Recently David Brooks of New York Times called out to readers over 70 to send him a Life Report. He wants to share these with readers, especially the young, who wonder about life’s lessons. Think about this in the context of the leadership at your own company. Do your young employees know the life stories or lessons of your leaders? Would it help them to know of a challenge a leader faced when s/he was moving up the ranks? What about a mistake s/he made that she learned from? How did s/he navigate a setback that was personal or professional? The more personal and human the story to show how they navigated good or bad decisions, the better!
First, we have few formal moments of self-appraisal in our culture. Occasionally, on a big birthday people will take a step back and try to form a complete picture of their lives, but we have no regular rite of passage prompting them to do so.
More important, these essays will be useful to the young. Young people are educated in many ways, but they are given relatively little help in understanding how a life develops, how careers and families evolve, what are the common mistakes and the common blessings of modern adulthood. These essays will help them benefit from your experience.
Brooks then describes some of the life reflections he read about from elderly former Yale graduates who ruminated about their careers, marriages, behavior and life passions. For example, there was the guy who worked for the same company his whole life and never took risks. Or, the guy who wished he had moved to Australia 25 years ago.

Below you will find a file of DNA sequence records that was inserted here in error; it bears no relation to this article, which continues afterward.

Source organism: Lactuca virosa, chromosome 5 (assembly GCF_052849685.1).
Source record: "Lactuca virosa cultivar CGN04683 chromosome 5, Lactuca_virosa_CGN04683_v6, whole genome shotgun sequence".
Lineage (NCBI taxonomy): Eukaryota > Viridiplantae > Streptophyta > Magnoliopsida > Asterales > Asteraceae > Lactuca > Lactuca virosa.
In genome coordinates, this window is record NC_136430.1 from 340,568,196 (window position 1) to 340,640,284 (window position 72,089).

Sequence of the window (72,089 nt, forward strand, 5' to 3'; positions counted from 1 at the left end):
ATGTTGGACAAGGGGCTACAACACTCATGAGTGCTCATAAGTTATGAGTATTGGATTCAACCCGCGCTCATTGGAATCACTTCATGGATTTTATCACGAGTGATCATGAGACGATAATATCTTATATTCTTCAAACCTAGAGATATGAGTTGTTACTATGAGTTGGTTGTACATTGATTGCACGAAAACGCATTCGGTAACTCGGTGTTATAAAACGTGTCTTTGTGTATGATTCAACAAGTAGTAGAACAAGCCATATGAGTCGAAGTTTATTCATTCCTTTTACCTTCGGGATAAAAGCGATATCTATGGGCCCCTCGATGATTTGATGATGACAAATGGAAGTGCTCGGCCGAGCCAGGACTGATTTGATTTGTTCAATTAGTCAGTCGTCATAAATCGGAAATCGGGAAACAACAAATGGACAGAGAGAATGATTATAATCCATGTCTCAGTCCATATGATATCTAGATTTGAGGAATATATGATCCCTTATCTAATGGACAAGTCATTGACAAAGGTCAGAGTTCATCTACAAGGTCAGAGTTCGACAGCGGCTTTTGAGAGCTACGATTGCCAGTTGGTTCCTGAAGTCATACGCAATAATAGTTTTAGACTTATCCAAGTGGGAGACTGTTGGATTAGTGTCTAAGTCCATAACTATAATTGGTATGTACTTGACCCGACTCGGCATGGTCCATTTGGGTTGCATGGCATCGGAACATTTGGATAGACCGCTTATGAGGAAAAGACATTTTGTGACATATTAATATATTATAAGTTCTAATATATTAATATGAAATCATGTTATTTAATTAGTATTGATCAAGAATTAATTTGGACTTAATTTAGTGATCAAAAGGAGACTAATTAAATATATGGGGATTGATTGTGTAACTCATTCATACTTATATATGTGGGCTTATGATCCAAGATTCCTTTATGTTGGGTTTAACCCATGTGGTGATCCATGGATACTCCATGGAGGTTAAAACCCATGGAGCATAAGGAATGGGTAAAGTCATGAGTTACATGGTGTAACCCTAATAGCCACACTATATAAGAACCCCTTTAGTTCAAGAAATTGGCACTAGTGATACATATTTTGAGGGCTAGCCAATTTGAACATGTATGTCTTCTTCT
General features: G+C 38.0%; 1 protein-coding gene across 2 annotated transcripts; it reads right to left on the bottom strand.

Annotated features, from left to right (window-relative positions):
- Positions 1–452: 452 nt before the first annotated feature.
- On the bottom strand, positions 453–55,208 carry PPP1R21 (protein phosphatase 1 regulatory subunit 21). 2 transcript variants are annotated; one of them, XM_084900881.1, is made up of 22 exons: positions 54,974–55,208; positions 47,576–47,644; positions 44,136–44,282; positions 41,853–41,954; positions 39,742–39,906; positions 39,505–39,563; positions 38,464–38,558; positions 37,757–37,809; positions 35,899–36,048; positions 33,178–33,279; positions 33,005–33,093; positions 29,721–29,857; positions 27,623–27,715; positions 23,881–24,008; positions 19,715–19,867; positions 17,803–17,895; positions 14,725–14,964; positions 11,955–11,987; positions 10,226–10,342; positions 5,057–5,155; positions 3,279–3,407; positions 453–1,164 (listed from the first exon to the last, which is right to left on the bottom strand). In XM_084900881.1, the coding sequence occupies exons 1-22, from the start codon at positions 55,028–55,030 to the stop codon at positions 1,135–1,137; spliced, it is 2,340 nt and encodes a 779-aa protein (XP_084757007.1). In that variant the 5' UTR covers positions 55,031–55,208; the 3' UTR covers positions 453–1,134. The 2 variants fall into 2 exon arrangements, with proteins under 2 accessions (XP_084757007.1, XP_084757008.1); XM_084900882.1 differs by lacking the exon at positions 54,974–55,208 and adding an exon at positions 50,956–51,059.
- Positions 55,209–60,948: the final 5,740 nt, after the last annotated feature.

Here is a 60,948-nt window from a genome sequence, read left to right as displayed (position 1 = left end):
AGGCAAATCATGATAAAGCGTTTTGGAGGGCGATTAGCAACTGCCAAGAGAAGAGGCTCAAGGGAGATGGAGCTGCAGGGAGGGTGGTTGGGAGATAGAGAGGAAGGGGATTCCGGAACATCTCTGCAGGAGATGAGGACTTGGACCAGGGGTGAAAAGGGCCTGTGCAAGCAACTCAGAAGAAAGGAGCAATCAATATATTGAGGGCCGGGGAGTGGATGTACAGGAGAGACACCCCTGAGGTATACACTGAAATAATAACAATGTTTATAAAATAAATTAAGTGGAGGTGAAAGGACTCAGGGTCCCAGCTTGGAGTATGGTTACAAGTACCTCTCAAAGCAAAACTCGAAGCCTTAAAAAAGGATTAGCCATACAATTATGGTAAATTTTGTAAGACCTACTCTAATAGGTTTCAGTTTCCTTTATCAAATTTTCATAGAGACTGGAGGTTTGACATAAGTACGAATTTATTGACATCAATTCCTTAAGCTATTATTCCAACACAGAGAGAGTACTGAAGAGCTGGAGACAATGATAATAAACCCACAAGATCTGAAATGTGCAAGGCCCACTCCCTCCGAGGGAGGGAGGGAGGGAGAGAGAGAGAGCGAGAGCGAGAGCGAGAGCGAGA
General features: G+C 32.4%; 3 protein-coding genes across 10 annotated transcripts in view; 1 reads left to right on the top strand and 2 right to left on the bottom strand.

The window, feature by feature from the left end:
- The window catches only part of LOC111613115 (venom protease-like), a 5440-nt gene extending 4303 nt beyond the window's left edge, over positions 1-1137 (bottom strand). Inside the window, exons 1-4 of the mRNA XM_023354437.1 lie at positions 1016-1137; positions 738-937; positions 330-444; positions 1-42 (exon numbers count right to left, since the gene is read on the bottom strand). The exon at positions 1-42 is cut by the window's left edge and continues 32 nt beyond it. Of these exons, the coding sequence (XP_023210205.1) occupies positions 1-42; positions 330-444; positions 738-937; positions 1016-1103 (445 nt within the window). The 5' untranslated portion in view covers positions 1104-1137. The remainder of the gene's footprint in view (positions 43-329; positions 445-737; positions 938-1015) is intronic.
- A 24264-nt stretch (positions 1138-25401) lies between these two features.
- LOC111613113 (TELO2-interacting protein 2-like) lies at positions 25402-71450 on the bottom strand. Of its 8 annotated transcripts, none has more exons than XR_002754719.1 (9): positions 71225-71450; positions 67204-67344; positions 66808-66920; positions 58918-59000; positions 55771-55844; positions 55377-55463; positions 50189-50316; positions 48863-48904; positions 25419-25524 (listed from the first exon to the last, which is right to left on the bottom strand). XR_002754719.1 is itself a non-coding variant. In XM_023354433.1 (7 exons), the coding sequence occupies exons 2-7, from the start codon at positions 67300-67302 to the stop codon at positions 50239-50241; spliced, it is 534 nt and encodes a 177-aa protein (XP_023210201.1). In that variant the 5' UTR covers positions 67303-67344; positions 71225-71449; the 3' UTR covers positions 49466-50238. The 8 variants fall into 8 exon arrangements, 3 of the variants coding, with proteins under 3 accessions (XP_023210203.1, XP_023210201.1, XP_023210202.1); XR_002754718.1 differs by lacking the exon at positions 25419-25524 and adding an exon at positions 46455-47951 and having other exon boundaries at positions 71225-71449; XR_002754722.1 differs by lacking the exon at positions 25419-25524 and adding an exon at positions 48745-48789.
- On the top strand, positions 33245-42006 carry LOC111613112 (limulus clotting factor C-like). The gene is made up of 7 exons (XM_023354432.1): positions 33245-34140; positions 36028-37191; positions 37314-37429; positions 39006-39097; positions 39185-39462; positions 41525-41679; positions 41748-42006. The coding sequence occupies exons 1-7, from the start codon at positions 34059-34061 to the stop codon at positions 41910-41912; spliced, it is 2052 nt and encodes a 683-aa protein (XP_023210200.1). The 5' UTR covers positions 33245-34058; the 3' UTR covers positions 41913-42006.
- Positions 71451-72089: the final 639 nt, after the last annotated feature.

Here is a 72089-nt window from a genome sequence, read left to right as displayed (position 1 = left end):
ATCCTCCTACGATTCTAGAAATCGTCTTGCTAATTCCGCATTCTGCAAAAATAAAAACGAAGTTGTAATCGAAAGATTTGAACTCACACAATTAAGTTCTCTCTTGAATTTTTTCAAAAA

The most exciting essays were written by the energetic, restless people, who took their lives off in new directions midcourse. One man, who was white, trained an all-black unit during World War II, was a director of the pharmaceutical company that developed The Pill, and then served as a judge at an international court at The Hague. ‘Career-wise, it was a rocky road,’ another wrote, ‘but if diversity is the spice of life, then mine resembled hot Indian curry.’ Nobody regretted the life changes they made, even when they failed.
And, Brooks adds, “…for almost all, family and friends mattered most.”
When we hear of “succession planning” or values-based leadership, it really helps when we have real life examples of how people before us navigated these waters. It doesn’t determine how the young will make their own decisions but it sure does help to know of the choices people faced and whether those choices wound up making them happy. We’ll be looking forward to what is shared in the New York Times around Thanksgiving but for leaders, if you want to share your stories: personal or professional, what worked or what didn’t and the lessons learned, we’d love for you to share them here.